May 1, 2009

May 1, 2009
Important Flu Update




Welcome to another day in my life. TGIF! It is Friday and am glad this week is over since I have not felt good all week. Still fighting stomach problems here but going to the doctor again next week.

Even though my stomach has been horrible, I had some errands I had to run today including taking Chipper to the groomer, mailing some Dab the AIDS Bears and pins to new donors in NYC and Tennessee then stopping by Publix to get some protein shake supplies (bananas, Slimfast) and yogurt. Luckily it was a beautiful sunny day outside.

Now anyone who has turned on the news or even television lately has heard about the swine flu which is currently traveling across our country. Here is the latest update:

Although normally this list is used solely to distribute information specifically related to HIV/AIDS, we are sending this important message regarding influenza because of the number of infectious disease professionals subscribed to the list for whom this information is important.

On April 26, the Acting Secretary of HHS declared a public health emergency related to the current outbreak of "swine flu" (now designated "novel 2009 H1N1"). In response to this public health emergency, the CDC requested Emergency Use Authorization (EUA) for the use of Tamiflu and Relenza for treatment and prophylaxis of influenza for broader populations than are currently included in the product labeling, including pediatric populations, and others who fall outside of the indicated uses.

Influenza viruses cause serious, sometimes fatal, disease in immunocompromised patients, including HIV infected infants, toddlers, and young children.

Currently, Relenza is approved to treat acute uncomplicated illnesses due to influenza in adults and children 7 years and older who have been symptomatic for less than two days, and for the prevention of influenza in adults and children 5 years and older. Tamiflu is approved for the treatment and prevention of influenza in patients 1 year and older.

The EUAs allow for Tamiflu also to be used to treat and prevent influenza in children under 1 year, and to provide alternative dosing recommendations for children older than 1 year. In addition, under the EUAs, both medications may be distributed to large segments of the population without complying with the label requirements otherwise applicable to dispensed drugs, and accompanied by written information pertaining to the emergency use. They may also be distributed by a broader range of health care workers, including some public health officials and volunteers, in accordance with applicable state and local laws and/or public health emergency responses.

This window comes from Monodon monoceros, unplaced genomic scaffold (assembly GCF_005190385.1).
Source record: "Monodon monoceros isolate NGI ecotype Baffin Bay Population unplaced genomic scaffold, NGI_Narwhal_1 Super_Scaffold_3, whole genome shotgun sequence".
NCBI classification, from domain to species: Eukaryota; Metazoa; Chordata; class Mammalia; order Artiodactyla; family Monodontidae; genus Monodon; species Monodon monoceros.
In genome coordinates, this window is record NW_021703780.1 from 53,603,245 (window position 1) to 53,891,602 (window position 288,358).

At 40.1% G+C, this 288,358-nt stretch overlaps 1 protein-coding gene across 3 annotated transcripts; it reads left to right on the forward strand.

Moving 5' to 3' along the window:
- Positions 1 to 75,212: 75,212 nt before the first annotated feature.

These temporary extensions of the indication, which will terminate when the emergency no longer exists, are summarized below:

1. Use of Tamiflu for treatment and prophylaxis of influenza in infants < 1 year of age. Tamiflu is currently approved for use in patients 1 year of age and older. New dosing recommendations in infants < 1 year were based on expedited review of safety and pharmacokinetic data submitted by Roche and the Collaborative Antiviral Study Group of NIAID/NIH. In addition, age-based dose recommendations in older children were included in these new recommendations.

The Tamiflu Oral Suspension bottle comes with a dispenser marked for 30, 45, or 60 mg. For children who weigh more than 40 kg (or 88 lbs) or adults who can’t swallow capsules, you will need to measure out a dose of 30 mg plus another dose of 45 mg. For infants less than 1 year old, a different measuring device must be used that will dispense 2 mL (about 25 mg), 1.6 mL (about 20 mg) or 1 mL (12 mg).

Doses for prevention of the novel 2009 H1N1 are the same for each weight group, but doses are administered only once per day rather than twice. Prevention dosages should be taken for 10 days following close contact with an infected person or during a community outbreak.

2. Use of Tamiflu and Relenza in patients not included in the current labeling. These drugs are currently indicated for use in patients with acute, uncomplicated influenza who have had symptoms for < 48 hours. The EUA allows for use of Tamiflu and Relenza in patients who have more severe influenza disease or who have been ill for longer than 48 hours based on limited published data and the understanding that the novel 2009 H1N1 may have different presentations. Depending on available products and susceptibility data, clinicians may wish to make individual risk-benefit assessments regarding the appropriate use of the products.

More detailed information about Influenza Antiviral Drugs is available on the FDA web site at http://www.fda.gov/cder/drug/antivirals/influenza/default.htm

The TAMIFLU® FACT SHEET FOR HEALTH CARE PROVIDERS contains information specific to the expanded pediatric dosing recommendations for Tamiflu.

But the best way to avoid the swine flu or any flu is to stay home and away from public situations when flu conditions have been reported in your area.

Wishing you health, hope and happiness.



Big bear hug,





Daddy Dab